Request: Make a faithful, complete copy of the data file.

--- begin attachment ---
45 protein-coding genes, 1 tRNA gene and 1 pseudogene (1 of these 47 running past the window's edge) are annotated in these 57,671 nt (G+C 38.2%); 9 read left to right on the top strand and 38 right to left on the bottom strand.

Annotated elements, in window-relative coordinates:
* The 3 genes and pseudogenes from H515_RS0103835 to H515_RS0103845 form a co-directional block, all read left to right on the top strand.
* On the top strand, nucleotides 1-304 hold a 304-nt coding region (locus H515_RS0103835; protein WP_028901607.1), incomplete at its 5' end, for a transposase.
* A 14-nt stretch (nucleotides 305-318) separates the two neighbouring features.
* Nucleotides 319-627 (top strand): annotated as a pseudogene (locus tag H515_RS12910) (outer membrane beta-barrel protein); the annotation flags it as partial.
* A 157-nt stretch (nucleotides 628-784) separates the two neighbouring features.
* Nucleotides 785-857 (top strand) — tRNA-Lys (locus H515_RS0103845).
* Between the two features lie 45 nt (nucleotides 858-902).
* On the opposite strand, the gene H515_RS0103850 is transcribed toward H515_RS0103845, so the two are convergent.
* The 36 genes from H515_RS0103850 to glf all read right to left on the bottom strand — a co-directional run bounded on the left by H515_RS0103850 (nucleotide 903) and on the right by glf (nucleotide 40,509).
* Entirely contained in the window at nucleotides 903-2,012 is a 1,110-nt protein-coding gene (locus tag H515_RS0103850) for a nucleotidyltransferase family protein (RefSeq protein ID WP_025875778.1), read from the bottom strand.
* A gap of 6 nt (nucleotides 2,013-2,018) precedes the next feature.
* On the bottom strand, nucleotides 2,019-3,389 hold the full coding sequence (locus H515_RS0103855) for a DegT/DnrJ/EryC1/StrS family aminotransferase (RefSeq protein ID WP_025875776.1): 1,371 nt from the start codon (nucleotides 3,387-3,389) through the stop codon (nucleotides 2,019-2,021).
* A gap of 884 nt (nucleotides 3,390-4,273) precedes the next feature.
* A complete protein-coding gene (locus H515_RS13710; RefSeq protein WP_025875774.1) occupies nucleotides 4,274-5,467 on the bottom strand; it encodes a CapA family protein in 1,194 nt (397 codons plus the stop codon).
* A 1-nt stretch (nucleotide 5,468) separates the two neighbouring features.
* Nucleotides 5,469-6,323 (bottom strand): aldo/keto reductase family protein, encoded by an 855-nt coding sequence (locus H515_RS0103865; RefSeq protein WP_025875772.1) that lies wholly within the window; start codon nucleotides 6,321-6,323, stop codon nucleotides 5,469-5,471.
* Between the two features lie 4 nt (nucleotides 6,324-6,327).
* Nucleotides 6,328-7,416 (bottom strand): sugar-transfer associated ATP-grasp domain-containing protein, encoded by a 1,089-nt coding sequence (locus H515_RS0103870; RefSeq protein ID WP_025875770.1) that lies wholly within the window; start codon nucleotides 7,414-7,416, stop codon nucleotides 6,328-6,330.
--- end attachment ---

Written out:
45 protein-coding genes, 1 tRNA gene and 1 pseudogene (1 of these 47 running past the window's edge) are annotated in these 57,671 nt (G+C 38.2%); 9 read left to right on the top strand and 38 right to left on the bottom strand.

Annotated elements, in window-relative coordinates:
* The 3 genes and pseudogenes from H515_RS0103835 to H515_RS0103845 form a co-directional block, all read left to right on the top strand.
* On the top strand, nucleotides 1-304 hold a 304-nt coding region (locus H515_RS0103835; protein WP_028901607.1), incomplete at its 5' end, for a transposase.
* A 14-nt stretch (nucleotides 305-318) separates the two neighbouring features.
* Nucleotides 319-627 (top strand): annotated as a pseudogene (locus tag H515_RS12910) (outer membrane beta-barrel protein); the annotation flags it as partial.
* A 157-nt stretch (nucleotides 628-784) separates the two neighbouring features.
* Nucleotides 785-857 (top strand) — tRNA-Lys (locus H515_RS0103845).
* Between the two features lie 45 nt (nucleotides 858-902).
* On the opposite strand, the gene H515_RS0103850 is transcribed toward H515_RS0103845, so the two are convergent.
* The 36 genes from H515_RS0103850 to glf all read right to left on the bottom strand — a co-directional run bounded on the left by H515_RS0103850 (nucleotide 903) and on the right by glf (nucleotide 40,509).
* Entirely contained in the window at nucleotides 903-2,012 is a 1,110-nt protein-coding gene (locus tag H515_RS0103850) for a nucleotidyltransferase family protein (RefSeq protein ID WP_025875778.1), read from the bottom strand.
* A gap of 6 nt (nucleotides 2,013-2,018) precedes the next feature.
* On the bottom strand, nucleotides 2,019-3,389 hold the full coding sequence (locus H515_RS0103855) for a DegT/DnrJ/EryC1/StrS family aminotransferase (RefSeq protein ID WP_025875776.1): 1,371 nt from the start codon (nucleotides 3,387-3,389) through the stop codon (nucleotides 2,019-2,021).
* A gap of 884 nt (nucleotides 3,390-4,273) precedes the next feature.
* A complete protein-coding gene (locus H515_RS13710; RefSeq protein WP_025875774.1) occupies nucleotides 4,274-5,467 on the bottom strand; it encodes a CapA family protein in 1,194 nt (397 codons plus the stop codon).
* A 1-nt stretch (nucleotide 5,468) separates the two neighbouring features.
* Nucleotides 5,469-6,323 (bottom strand): aldo/keto reductase family protein, encoded by an 855-nt coding sequence (locus H515_RS0103865; RefSeq protein WP_025875772.1) that lies wholly within the window; start codon nucleotides 6,321-6,323, stop codon nucleotides 5,469-5,471.
* Between the two features lie 4 nt (nucleotides 6,324-6,327).
* Nucleotides 6,328-7,416 (bottom strand): sugar-transfer associated ATP-grasp domain-containing protein, encoded by a 1,089-nt coding sequence (locus H515_RS0103870; RefSeq protein ID WP_025875770.1) that lies wholly within the window; start codon nucleotides 7,414-7,416, stop codon nucleotides 6,328-6,330.